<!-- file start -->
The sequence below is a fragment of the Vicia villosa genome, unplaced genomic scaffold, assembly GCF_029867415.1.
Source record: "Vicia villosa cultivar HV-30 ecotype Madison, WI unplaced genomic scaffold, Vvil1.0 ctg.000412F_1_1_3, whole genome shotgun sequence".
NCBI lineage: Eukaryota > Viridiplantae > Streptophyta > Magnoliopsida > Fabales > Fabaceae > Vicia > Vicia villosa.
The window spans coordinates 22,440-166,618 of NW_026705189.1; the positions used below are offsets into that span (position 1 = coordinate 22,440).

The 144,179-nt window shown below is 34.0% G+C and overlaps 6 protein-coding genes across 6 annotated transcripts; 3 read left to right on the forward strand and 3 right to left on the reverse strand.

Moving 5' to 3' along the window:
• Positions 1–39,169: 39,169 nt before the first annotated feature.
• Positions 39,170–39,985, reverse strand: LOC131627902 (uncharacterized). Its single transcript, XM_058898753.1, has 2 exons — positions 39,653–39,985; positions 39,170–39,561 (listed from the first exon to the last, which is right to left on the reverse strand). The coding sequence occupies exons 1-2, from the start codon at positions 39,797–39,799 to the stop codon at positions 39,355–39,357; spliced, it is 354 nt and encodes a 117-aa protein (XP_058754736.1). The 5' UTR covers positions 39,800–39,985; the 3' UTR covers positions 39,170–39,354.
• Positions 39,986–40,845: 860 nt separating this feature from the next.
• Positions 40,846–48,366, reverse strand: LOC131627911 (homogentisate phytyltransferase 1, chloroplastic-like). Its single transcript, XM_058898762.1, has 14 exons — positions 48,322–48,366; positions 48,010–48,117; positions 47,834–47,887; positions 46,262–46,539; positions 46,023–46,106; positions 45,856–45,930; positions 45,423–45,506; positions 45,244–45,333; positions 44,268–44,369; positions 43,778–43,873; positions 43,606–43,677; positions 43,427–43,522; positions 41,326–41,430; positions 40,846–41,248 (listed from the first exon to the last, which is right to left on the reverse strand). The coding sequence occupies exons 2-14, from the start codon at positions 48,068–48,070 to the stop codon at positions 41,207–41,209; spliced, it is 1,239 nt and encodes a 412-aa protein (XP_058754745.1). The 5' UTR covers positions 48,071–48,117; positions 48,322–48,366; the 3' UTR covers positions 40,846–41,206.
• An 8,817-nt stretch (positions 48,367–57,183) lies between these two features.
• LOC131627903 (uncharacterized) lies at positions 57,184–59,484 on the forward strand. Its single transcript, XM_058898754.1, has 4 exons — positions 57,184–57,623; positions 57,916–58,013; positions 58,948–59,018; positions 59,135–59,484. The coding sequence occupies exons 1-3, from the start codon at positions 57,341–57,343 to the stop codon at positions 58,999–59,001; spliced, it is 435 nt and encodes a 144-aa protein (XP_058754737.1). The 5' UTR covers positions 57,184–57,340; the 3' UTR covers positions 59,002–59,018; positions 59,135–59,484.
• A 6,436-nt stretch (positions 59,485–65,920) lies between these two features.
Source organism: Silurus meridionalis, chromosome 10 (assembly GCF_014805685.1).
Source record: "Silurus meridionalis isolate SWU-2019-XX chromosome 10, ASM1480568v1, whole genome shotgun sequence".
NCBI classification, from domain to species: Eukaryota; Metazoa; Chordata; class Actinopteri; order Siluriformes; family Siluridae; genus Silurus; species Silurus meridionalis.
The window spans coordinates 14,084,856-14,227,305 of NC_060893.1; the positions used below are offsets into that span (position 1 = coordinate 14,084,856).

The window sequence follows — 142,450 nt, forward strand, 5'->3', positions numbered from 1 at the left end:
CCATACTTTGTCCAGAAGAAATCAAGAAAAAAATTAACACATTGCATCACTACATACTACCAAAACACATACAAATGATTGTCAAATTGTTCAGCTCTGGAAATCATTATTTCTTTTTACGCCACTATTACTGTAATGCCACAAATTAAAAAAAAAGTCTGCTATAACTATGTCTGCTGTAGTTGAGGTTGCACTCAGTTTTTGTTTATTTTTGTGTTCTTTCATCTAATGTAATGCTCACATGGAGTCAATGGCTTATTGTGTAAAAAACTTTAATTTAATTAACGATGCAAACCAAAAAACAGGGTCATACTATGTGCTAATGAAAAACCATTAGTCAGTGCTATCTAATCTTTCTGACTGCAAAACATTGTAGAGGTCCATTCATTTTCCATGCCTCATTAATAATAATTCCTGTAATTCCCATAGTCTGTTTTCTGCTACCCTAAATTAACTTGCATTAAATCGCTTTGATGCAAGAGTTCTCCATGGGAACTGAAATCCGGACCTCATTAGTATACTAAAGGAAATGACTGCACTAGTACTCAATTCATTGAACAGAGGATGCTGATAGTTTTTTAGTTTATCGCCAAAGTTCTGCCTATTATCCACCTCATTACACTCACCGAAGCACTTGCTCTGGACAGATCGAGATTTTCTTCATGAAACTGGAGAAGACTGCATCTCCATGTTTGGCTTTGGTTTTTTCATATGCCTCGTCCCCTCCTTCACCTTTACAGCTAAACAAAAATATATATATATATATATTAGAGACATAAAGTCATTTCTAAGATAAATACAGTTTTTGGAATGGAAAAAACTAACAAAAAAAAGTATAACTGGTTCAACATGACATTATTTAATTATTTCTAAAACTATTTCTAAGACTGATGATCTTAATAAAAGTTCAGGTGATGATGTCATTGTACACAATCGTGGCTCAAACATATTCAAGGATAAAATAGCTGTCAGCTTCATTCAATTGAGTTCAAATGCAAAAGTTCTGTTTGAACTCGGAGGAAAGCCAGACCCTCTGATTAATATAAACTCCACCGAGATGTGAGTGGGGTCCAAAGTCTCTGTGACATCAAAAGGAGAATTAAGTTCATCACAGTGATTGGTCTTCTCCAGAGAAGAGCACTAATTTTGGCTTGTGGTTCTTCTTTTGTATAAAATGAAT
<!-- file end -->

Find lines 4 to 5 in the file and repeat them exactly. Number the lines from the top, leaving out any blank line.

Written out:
The window spans coordinates 22,440-166,618 of NW_026705189.1; the positions used below are offsets into that span (position 1 = coordinate 22,440).

The 144,179-nt window shown below is 34.0% G+C and overlaps 6 protein-coding genes across 6 annotated transcripts; 3 read left to right on the forward strand and 3 right to left on the reverse strand.